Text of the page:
Leo Garcia, 22 and a rising senior at Harvard, has been preparing for the worst in recent weeks. He and other “dreamers” have been in constant touch with immigration lawyers and advocates at the university to learn how they could survive and thrive in the United States if they lost their DACA protections.
Then on Thursday morning, Garcia, who is back home with his family in Texas, woke up to dozens of alerts and text messages informing him that the Supreme Court, in a narrow majority, had ruled that the Trump administration unlawfully ended the 2012 Deferred Action for Childhood Arrivals.
“It was a wave of relief,” said Garcia, who came to the United States from Colombia when he was 3 and hopes to become a doctor. His parents were in tears that he and his brother would not have to live in constant fear of deportation.
“But this relief is small and temporary,” Garcia said. “There are so many people that I know that are still at risk. I might have relief now; my parents don’t have relief.”
The 5-4 ruling means that, for now, the 2012 Obama initiative that grants more than 640,000 students and workers the ability to go to college, get their driver’s licenses, and work in the United States, remains intact. The court allowed DACA to temporarily remain in place, finding that Department of Homeland Security officials did not properly explain their rationale for its termination in September 2017.
The relief could be short-lived, however. Trump tweeted on Friday morning that, “We will be submitting enhanced papers shortly” to once again attempt to end legal protections for dreamers.
The fate of DACA has galvanized college campuses in recent years. Students have protested the decision by the Trump administration three years ago to end DACA, university presidents have sent letters to the president pleading on behalf of young people, and more than 180 higher-education institutions filed briefs with the Supreme Court defending the program.
An estimated 40 percent of DACA recipients are in school.
And this week, colleges and universities across Massachusetts, including Tufts, Harvard, and Smith applauded the court’s decision and promised to keep fighting for more permanent protections for students.
The “ruling strengthens our entire nation,” said Kathleen McCartney, Smith’s president, in a message to the college’s students, faculty, and staff. “As we celebrate this moment, let it also be a reminder of how fragile this decision is: The fate of nearly 800,000 students rested on a single vote. We cannot leave it to the courts to do the important work of equity and inclusion.”
Many DACA recipients said their lives and futures have been precarious.
“I just felt like a chess piece in some sort of political game,” said a rising senior at Tufts University and a DACA recipient. “This little win felt really good.”
The student, who requested anonymity, came to the United States when she was 5. She doesn’t remember living anywhere besides the Midwest. She didn’t know she was undocumented until she went to sign up for a driver’s education course in high school. Immediately she began to worry what that would mean for college.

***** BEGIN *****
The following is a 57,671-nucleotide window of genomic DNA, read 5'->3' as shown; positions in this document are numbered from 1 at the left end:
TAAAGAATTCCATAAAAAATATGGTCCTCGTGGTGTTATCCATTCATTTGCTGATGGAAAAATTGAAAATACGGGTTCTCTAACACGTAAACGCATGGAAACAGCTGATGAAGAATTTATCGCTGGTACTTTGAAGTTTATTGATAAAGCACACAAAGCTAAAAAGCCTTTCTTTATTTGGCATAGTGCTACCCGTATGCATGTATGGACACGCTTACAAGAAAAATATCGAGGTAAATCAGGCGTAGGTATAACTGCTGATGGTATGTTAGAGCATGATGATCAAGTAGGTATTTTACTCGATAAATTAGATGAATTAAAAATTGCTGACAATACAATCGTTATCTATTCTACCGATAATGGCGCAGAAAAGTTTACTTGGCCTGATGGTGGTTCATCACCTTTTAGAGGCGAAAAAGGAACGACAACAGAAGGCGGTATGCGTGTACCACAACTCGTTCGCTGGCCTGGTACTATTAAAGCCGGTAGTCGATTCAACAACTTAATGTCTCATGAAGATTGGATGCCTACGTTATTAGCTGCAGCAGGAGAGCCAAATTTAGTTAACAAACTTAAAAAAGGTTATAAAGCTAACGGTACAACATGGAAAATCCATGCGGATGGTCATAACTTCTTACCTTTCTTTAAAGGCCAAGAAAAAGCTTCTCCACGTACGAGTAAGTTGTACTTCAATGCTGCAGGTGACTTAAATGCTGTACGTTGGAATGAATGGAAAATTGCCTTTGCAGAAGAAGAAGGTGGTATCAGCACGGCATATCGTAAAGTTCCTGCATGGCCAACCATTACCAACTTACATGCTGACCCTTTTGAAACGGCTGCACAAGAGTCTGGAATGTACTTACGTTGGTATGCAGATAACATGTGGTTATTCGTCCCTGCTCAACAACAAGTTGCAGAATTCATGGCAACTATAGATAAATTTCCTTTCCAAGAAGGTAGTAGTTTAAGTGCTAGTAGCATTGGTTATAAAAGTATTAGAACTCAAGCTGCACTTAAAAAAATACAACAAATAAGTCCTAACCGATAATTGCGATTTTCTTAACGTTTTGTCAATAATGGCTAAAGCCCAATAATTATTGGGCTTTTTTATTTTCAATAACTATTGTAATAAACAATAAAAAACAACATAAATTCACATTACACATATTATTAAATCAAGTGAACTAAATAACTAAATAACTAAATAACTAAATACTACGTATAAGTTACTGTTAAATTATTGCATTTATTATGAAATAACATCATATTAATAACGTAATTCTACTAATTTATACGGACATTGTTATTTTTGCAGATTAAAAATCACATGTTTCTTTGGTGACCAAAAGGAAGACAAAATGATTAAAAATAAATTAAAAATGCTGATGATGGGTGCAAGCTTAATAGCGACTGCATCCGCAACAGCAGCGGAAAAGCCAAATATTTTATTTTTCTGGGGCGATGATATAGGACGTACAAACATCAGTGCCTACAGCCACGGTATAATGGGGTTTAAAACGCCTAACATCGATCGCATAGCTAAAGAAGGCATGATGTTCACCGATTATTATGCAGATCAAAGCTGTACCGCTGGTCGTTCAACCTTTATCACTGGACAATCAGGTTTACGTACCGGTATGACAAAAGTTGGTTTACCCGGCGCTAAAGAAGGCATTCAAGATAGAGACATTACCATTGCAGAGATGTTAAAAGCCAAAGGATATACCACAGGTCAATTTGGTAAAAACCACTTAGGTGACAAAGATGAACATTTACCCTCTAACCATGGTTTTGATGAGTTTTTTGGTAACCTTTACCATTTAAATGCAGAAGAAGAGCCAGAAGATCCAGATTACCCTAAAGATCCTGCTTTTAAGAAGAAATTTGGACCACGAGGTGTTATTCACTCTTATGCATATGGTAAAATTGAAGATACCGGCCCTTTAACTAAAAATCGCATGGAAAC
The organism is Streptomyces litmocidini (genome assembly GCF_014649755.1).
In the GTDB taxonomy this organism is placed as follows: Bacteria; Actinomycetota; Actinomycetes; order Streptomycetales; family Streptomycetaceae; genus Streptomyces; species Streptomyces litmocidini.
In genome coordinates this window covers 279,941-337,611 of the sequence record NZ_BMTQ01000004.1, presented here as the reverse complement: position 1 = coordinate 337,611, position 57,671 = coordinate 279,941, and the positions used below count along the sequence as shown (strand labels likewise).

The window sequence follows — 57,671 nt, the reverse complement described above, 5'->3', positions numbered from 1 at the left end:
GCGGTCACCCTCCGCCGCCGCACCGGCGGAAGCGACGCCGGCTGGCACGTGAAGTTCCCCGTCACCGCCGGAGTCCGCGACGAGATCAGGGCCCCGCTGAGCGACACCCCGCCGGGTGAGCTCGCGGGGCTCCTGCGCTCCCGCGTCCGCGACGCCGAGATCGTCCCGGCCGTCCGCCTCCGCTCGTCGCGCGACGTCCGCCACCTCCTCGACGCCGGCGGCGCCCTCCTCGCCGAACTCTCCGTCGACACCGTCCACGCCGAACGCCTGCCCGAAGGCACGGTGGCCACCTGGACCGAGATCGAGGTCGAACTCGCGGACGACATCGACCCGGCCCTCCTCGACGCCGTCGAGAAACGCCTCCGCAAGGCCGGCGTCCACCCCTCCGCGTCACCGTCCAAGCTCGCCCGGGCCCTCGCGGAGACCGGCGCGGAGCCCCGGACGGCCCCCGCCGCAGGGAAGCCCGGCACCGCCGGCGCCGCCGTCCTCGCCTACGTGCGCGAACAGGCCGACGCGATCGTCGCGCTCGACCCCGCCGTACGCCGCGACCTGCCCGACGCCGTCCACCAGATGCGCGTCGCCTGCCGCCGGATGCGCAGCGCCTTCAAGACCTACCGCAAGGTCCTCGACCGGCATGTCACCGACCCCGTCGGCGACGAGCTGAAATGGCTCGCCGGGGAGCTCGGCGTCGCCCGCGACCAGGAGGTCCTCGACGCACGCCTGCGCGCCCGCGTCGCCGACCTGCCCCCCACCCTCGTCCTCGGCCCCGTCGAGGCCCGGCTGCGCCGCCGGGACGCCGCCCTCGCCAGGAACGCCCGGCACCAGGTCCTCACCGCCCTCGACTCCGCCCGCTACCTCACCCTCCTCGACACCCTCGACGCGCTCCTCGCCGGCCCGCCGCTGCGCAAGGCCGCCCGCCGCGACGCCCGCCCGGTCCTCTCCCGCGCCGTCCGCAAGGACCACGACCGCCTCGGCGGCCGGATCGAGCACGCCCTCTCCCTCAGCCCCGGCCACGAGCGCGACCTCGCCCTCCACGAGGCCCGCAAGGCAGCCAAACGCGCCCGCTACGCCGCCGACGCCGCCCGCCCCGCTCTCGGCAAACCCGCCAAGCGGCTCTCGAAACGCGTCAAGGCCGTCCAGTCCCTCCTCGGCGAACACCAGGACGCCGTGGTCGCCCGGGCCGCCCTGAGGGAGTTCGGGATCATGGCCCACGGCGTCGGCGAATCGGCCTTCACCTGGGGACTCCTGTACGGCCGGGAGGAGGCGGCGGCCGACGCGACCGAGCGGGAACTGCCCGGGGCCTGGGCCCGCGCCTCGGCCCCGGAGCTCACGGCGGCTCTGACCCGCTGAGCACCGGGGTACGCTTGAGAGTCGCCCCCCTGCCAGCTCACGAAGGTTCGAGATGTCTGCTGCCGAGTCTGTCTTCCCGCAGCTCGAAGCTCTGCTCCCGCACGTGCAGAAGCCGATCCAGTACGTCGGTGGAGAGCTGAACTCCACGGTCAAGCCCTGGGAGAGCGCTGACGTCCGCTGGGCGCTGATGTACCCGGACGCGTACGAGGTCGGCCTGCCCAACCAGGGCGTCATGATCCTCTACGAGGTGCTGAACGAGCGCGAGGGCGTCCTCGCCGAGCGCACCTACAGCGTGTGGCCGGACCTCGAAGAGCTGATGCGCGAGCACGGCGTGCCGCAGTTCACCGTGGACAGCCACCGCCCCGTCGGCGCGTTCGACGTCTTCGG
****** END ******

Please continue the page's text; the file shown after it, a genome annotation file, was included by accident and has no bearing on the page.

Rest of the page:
She still remembers the anxious feeling of applying to be part of the DACA program during her senior year of high school. It felt like a leap of faith to turn all her personal information over to the federal government and entrust it to keep her and her family safe.
When she came to Tufts three years ago, she was able to open her first bank account and get her first job. It was exciting. But soon, Trump began to threaten to end the program.
“I thought, ‘I’m finally beginning to live my life fully,’ and then realizing that it could be taken away; it’s always something that has weighed on my mind. It’s a relief that he can’t rescind it the way that he wants to,” she said Thursday in a phone interview.
DACA has allowed many young people to move up the economic ladder and given them incentives to invest in education and their future, said Roberto G. Gonzales, a sociologist at Harvard University.
Gonzales has surveyed about 2,700 DACA-eligible students and followed 500 of them over the past few years.
Many have gone to community colleges and four-year institutions, earned degrees in nursing and health care, taken workforce development courses, and doubled and tripled their salaries over time, Gonzales said.
“You look at the long view, what eight years has meant, you see dramatic gains, incremental, but dramatic gains,” he said. “They’ve achieved some upward mobility, they’ve been able to move into better living situations, they’ve been able to help their parents, they’ve been able to make car payments.”
Many of those gains were at risk before this decision, Gonzales said.
“Many have worried about downsizing and having to make difficult decisions,” he said. “It’s not over yet.”
And there remain obstacles for DACA recipients in college, higher-education officials said.
Recently, the US Department of Education barred DACA students from receiving emergency financial relief from the coronavirus stimulus fund. Colleges and universities nationwide received $14 billion in financial aid to offset the costs of the pandemic on students and institutions.
And there remains the fear that Thursday’s court decision is just temporary.
Susan Church, a Boston immigration lawyer, said she expects young people who were in the pipeline for DACA when the Trump administration ended the program to rush and apply for protections. Still, the fate of “dreamers” will ultimately depend on who wins the November election.
“It’s a temporary reprieve,” Church said. “It’s a major, major victory.”